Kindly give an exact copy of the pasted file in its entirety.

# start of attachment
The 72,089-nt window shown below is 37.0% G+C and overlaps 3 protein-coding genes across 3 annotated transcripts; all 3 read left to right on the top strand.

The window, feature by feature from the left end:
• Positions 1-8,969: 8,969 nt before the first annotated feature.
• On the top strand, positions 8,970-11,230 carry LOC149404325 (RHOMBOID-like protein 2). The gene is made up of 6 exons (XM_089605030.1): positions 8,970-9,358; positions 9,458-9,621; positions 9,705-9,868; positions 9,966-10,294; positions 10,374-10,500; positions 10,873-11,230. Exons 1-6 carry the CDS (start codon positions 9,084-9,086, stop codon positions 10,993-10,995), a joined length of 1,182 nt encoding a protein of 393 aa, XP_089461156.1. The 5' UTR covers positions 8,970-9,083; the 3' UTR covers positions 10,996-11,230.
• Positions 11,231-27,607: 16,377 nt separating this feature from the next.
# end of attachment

The 72,089-nt window shown below is 37.0% G+C and overlaps 3 protein-coding genes across 3 annotated transcripts; all 3 read left to right on the top strand.

The window, feature by feature from the left end:
• Positions 1-8,969: 8,969 nt before the first annotated feature.
• On the top strand, positions 8,970-11,230 carry LOC149404325 (RHOMBOID-like protein 2). The gene is made up of 6 exons (XM_089605030.1): positions 8,970-9,358; positions 9,458-9,621; positions 9,705-9,868; positions 9,966-10,294; positions 10,374-10,500; positions 10,873-11,230. Exons 1-6 carry the CDS (start codon positions 9,084-9,086, stop codon positions 10,993-10,995), a joined length of 1,182 nt encoding a protein of 393 aa, XP_089461156.1. The 5' UTR covers positions 8,970-9,083; the 3' UTR covers positions 10,996-11,230.
• Positions 11,231-27,607: 16,377 nt separating this feature from the next.